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Research Skills Tutorial

Module 2: Effective Search Strategies

Learning Outcomes

By the end of this module, you should be able to:

  • Understand the basic definition of a database.
  • Recognize different types of databases.
  • Identify the main concepts of a research topic.
  • Develop a list of search terms and a search strategy.
  • Successfully combine search concepts.
  • Understand phrase searching and truncation.
  • Recognize arrangement of search results.

Introduction

Understanding some basic concepts about database content, structure, and functions will improve your database searching. Even though database content and interfaces may vary from resource to resource, most function in a similar way.


What is a Database?

A database is an organized and searchable collection of information. Databases exist in print, i.e. the telephone book, and electronically, i.e. Academic Search Premier. Each record in the database is composed of fields, which contain specific information for each item.

Many databases index journal articles, but others include statistical data, books, dissertations, or directory information. No single, comprehensive database of all information exists yet!


How Do I Select Relevant Databases?

Coverage varies from one database to another; not all databases are equal in their content. There are three basic types of databases useful for research:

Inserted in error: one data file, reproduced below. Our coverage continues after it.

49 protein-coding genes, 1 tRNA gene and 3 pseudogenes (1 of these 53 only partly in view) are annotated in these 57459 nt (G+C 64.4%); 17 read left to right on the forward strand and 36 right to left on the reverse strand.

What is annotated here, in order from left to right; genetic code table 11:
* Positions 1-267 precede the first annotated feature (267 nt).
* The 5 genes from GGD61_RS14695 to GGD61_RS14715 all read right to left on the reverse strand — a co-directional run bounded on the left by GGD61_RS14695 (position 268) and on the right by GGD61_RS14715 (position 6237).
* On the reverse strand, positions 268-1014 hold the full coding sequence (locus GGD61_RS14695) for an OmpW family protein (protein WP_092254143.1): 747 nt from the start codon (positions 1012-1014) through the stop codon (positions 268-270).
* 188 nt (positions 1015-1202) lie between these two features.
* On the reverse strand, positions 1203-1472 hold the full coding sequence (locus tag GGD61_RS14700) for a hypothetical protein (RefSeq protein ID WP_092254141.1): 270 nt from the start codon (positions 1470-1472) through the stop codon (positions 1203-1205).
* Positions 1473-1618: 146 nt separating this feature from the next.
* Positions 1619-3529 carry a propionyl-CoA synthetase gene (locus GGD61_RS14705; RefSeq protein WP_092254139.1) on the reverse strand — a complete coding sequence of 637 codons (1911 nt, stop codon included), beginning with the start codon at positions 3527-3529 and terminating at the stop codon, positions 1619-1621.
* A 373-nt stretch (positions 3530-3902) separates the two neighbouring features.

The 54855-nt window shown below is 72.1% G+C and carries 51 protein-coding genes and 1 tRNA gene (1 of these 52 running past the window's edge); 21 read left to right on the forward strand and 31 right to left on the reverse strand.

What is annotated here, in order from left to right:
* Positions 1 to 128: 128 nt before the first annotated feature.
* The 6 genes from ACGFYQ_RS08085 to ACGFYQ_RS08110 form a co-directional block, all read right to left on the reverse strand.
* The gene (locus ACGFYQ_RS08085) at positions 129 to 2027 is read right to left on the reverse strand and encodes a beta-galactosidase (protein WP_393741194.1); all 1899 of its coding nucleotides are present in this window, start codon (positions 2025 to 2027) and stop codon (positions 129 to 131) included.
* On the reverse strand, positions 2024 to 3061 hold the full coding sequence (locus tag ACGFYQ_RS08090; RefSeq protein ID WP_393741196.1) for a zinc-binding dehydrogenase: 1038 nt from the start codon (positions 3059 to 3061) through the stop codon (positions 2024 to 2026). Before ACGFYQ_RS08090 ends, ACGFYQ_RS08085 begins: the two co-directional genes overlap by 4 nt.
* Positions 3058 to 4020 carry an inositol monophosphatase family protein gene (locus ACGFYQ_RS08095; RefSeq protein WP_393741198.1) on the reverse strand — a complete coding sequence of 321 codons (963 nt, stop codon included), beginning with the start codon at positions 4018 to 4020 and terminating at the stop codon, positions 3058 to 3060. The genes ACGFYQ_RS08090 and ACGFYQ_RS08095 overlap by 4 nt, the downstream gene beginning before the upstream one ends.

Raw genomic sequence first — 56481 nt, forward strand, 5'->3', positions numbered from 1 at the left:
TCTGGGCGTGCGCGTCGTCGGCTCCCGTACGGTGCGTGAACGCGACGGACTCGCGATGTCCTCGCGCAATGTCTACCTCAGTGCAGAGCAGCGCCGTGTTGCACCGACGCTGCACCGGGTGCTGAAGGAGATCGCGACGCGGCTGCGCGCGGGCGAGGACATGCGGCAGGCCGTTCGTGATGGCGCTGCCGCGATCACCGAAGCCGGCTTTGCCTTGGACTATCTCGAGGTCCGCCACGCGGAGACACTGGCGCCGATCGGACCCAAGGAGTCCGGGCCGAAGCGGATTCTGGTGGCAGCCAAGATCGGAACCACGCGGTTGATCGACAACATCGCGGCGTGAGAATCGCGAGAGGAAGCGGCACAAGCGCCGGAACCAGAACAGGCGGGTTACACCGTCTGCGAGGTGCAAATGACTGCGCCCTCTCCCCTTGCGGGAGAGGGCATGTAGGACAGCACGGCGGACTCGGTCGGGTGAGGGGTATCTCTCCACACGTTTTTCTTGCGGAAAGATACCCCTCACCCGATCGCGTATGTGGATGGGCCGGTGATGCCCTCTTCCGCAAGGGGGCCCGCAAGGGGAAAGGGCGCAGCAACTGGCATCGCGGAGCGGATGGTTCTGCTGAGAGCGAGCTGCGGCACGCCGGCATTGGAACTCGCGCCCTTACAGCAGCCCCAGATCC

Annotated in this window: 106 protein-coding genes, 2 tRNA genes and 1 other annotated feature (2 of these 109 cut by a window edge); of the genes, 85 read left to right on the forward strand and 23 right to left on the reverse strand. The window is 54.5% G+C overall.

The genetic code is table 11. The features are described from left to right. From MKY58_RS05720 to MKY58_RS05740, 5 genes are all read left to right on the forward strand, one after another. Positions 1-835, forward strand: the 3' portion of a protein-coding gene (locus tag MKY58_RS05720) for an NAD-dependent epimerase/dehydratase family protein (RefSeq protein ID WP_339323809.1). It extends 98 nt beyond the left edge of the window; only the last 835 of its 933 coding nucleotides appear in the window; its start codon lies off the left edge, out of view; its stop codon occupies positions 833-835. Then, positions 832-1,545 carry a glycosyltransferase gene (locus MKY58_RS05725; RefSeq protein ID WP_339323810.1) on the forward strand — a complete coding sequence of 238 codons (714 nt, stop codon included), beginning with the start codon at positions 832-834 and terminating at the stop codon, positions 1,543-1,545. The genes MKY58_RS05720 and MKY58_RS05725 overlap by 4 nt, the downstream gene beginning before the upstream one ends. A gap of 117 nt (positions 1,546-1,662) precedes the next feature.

• Bibliographic
    Bibliographic databases list citations or references to periodical articles, books, government publications, and videos. They may or may not provide specific information on where to locate the item.
  • Full-text
    Full-text databases provide citations, as well as the complete text of the information. Few periodical article databases provide the full-text for every article listed.
  • Numeric
    Numeric databases provide quantitative data. This includes statistical data and company financial information.

Using the research strategy outlined in Module 1, Getting Started, will help you identify the types of information needed for your research project. Now you must select the databases or print materials that will provide the information you need. By ascertaining the content of a database, you can determine its usefulness for your needs.

To identify database content, ask a librarian, professor, or colleague familiar with the database; look at the description of the database on the A-Z Database List; or experiment with the database.

See Module 3, Finding Books, and Module 4, Finding Periodical Articles, for further explanation.


Developing Search Terms

Choosing suitable search terms is crucial to creating an effective database search. The first step in developing a list of search terms is to break your topic into concepts. Here's an example:
Topic and examples of search terms

The next step is to make a list of alternate terms for each concept. Brainstorming for related terms may produce a list like this:
Example of related terms

Another way to do this is to consult the database thesaurus, or list of subject headings. For example, libraries use the Library of Congress Subject Headings(LCSH) to assign subject index terms that describe items listed in a library catalog. All the items in a library catalog on the same topic are assigned the same subject heading. When you perform a subject search using an LCSH subject heading, you retrieve all the items in that library catalog on that topic.